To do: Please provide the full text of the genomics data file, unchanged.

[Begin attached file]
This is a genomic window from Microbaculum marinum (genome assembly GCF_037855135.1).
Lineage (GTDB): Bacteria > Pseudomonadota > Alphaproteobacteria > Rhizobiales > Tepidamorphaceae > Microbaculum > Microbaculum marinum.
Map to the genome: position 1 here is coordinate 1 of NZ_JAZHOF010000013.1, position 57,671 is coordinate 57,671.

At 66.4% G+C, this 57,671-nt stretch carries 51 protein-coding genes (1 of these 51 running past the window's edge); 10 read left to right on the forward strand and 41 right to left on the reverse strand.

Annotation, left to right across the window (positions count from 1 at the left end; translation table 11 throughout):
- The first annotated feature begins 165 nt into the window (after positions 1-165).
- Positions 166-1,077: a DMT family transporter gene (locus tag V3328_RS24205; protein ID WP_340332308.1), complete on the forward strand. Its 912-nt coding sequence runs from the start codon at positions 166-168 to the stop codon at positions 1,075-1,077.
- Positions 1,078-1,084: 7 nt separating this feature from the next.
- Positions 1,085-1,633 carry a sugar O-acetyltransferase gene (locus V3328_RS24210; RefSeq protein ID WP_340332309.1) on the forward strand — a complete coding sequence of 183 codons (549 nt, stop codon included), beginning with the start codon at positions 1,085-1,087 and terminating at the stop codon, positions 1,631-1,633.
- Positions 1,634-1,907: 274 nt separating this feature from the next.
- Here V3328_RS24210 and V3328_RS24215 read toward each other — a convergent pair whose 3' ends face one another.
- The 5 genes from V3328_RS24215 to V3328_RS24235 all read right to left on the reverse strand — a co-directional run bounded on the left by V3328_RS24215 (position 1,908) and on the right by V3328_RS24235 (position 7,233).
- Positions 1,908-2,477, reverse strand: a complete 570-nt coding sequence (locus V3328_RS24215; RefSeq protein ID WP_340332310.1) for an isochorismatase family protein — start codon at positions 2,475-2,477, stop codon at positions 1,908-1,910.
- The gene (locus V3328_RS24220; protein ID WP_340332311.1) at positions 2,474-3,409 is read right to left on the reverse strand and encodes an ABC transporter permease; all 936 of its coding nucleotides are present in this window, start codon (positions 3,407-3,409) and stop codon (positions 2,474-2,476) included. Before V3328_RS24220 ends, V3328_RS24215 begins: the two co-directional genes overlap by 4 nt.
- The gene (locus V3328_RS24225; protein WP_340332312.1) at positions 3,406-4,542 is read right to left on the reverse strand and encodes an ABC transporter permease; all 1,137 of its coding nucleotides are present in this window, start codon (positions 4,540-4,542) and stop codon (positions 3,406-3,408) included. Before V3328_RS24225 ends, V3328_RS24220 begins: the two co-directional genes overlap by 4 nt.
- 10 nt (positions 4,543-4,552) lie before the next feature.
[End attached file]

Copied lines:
This is a genomic window from Microbaculum marinum (genome assembly GCF_037855135.1).
Lineage (GTDB): Bacteria > Pseudomonadota > Alphaproteobacteria > Rhizobiales > Tepidamorphaceae > Microbaculum > Microbaculum marinum.
Map to the genome: position 1 here is coordinate 1 of NZ_JAZHOF010000013.1, position 57,671 is coordinate 57,671.

At 66.4% G+C, this 57,671-nt stretch carries 51 protein-coding genes (1 of these 51 running past the window's edge); 10 read left to right on the forward strand and 41 right to left on the reverse strand.

Annotation, left to right across the window (positions count from 1 at the left end; translation table 11 throughout):
- The first annotated feature begins 165 nt into the window (after positions 1-165).
- Positions 166-1,077: a DMT family transporter gene (locus tag V3328_RS24205; protein ID WP_340332308.1), complete on the forward strand. Its 912-nt coding sequence runs from the start codon at positions 166-168 to the stop codon at positions 1,075-1,077.
- Positions 1,078-1,084: 7 nt separating this feature from the next.
- Positions 1,085-1,633 carry a sugar O-acetyltransferase gene (locus V3328_RS24210; RefSeq protein ID WP_340332309.1) on the forward strand — a complete coding sequence of 183 codons (549 nt, stop codon included), beginning with the start codon at positions 1,085-1,087 and terminating at the stop codon, positions 1,631-1,633.
- Positions 1,634-1,907: 274 nt separating this feature from the next.
- Here V3328_RS24210 and V3328_RS24215 read toward each other — a convergent pair whose 3' ends face one another.
- The 5 genes from V3328_RS24215 to V3328_RS24235 all read right to left on the reverse strand — a co-directional run bounded on the left by V3328_RS24215 (position 1,908) and on the right by V3328_RS24235 (position 7,233).
- Positions 1,908-2,477, reverse strand: a complete 570-nt coding sequence (locus V3328_RS24215; RefSeq protein ID WP_340332310.1) for an isochorismatase family protein — start codon at positions 2,475-2,477, stop codon at positions 1,908-1,910.
- The gene (locus V3328_RS24220; protein ID WP_340332311.1) at positions 2,474-3,409 is read right to left on the reverse strand and encodes an ABC transporter permease; all 936 of its coding nucleotides are present in this window, start codon (positions 3,407-3,409) and stop codon (positions 2,474-2,476) included. Before V3328_RS24220 ends, V3328_RS24215 begins: the two co-directional genes overlap by 4 nt.
- The gene (locus V3328_RS24225; protein WP_340332312.1) at positions 3,406-4,542 is read right to left on the reverse strand and encodes an ABC transporter permease; all 1,137 of its coding nucleotides are present in this window, start codon (positions 4,540-4,542) and stop codon (positions 3,406-3,408) included. Before V3328_RS24225 ends, V3328_RS24220 begins: the two co-directional genes overlap by 4 nt.
- 10 nt (positions 4,543-4,552) lie before the next feature.